The computerised ‘hands-free’ self-driving bubble car planned by Google has no steering wheel, brake or accelerator pedals. All it has are buttons for start, pull over and emergency stop and a computer screen showing your route.
Google hopes to have 100 of these revolutionary two-seater electric-powered vehicles on the road within a year. But lately, cyber-security experts have been warning people that the software could be targeted by hackers to create traffic mayhem. Google plans to test prototypes later this summer and see if the car is ready to ‘shoulder the entire burden of driving’. They say the car has a ‘friendly’ face to give a non-threatening appearance and help the public accept the new technology.
The car’s front has a soft foam-like material instead of a traditional bumper and a more flexible windscreen, in an attempt to be safer for pedestrians. The top speed is restricted to 25mph and self-driving capabilities will depend on the specifically designed Google road maps which are already tested on the company’s current fleet of vehicles.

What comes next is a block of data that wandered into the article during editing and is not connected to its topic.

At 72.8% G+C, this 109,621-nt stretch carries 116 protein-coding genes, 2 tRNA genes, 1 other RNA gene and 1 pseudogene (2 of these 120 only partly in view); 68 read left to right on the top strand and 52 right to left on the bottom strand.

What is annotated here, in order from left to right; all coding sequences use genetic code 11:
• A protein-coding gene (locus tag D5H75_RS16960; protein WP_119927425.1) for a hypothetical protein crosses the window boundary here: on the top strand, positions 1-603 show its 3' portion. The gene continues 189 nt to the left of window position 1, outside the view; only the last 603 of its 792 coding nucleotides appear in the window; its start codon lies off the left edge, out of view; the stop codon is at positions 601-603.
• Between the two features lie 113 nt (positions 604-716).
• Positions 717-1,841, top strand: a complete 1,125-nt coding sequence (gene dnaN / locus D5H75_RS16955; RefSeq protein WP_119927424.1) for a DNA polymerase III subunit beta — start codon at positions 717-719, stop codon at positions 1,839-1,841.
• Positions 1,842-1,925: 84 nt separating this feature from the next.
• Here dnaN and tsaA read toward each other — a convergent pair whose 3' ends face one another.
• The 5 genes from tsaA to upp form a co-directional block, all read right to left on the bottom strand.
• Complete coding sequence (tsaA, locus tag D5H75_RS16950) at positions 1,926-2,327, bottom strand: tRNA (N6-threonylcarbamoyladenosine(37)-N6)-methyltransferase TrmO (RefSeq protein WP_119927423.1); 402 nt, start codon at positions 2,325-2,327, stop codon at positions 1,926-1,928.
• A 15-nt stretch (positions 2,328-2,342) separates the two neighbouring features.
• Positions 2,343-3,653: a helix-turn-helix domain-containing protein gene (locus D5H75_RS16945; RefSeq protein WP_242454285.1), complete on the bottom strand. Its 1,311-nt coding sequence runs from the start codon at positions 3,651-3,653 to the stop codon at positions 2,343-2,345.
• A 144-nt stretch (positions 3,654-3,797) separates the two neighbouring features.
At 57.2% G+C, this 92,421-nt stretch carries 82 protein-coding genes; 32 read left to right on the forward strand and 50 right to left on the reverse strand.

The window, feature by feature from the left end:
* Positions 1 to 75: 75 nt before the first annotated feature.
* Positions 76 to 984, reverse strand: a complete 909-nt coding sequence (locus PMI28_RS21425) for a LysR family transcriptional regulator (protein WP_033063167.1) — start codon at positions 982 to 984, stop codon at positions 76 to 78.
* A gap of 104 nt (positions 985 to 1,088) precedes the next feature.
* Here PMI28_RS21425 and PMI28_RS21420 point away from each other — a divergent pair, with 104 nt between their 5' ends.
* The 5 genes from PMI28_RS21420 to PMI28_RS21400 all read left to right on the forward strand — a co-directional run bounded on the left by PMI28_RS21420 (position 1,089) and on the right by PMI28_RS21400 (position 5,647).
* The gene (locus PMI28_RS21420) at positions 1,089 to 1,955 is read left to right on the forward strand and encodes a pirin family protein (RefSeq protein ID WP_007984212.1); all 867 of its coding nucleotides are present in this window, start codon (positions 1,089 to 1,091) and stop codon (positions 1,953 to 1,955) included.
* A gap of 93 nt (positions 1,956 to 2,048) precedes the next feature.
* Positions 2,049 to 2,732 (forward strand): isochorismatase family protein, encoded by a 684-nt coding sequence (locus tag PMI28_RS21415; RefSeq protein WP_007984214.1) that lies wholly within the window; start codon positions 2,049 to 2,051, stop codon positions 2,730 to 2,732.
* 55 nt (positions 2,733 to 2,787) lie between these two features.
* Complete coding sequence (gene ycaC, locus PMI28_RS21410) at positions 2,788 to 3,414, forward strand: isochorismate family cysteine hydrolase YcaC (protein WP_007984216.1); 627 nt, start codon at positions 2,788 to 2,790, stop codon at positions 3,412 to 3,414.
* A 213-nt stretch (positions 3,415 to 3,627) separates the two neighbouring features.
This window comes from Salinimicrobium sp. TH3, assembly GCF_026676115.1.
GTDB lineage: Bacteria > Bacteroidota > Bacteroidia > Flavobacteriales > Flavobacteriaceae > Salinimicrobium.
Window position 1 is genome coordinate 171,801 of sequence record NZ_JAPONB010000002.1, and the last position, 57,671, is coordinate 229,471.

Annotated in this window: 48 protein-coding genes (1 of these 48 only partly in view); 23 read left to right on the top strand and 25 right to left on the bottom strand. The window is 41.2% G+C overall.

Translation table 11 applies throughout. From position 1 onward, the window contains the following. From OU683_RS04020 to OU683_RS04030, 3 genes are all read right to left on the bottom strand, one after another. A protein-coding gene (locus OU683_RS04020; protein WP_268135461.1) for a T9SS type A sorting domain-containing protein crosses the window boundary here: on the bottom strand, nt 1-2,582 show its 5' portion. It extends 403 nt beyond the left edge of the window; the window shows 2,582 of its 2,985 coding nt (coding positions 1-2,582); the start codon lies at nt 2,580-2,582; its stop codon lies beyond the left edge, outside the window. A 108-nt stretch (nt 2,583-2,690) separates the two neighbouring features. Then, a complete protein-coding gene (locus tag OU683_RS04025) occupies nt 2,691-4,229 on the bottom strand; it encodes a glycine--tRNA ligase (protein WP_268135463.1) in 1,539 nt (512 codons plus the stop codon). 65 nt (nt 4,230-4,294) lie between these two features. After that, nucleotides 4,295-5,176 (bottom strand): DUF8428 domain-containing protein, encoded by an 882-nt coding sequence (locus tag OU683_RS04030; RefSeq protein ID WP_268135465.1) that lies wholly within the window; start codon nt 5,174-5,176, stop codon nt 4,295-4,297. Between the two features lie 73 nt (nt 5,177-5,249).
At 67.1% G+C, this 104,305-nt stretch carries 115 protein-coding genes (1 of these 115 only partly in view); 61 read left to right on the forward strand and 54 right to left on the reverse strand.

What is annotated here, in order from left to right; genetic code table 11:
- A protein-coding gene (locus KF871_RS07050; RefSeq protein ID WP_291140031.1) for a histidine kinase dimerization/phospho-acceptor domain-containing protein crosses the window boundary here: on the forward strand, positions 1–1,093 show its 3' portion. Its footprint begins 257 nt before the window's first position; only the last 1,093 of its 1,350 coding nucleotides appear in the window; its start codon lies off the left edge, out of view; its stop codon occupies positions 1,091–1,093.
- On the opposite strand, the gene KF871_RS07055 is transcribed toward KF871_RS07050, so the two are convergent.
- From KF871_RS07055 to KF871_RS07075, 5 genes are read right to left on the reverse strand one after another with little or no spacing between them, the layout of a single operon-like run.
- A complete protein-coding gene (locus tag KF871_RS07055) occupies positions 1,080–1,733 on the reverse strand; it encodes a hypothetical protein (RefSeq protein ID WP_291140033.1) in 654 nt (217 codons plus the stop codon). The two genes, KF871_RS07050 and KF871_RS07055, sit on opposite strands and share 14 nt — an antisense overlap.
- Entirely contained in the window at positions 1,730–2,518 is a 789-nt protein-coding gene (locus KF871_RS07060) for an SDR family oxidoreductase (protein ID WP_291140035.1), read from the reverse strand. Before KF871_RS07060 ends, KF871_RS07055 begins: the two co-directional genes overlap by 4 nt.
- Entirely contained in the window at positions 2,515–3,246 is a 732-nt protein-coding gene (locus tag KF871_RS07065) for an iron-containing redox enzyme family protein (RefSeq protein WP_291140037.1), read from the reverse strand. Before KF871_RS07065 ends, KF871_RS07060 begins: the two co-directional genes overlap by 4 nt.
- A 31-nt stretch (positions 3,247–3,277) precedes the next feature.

GPS technology is used to locate the vehicle’s exact position on an electronic map. Radars, lasers and cameras sit on top of the roof and work together to give the car a 360-degree ‘view’, while sensors linked to computer software will allow the car to ‘see’ and identify people, cars, road signs and markings and traffic lights. The link below shows footage of one of the car’s very first drives.
The car’s computer brain is programmed with road rules that guide the car to a chosen destination. Google’s new car employs technologies that mainstream car manufacturers (such as Volvo, Nissan, Mercedes-Benz, and Honda) have been working on and also technologies which already exists in modern cars, such as autonomous braking, adaptive cruise control and lane recognition.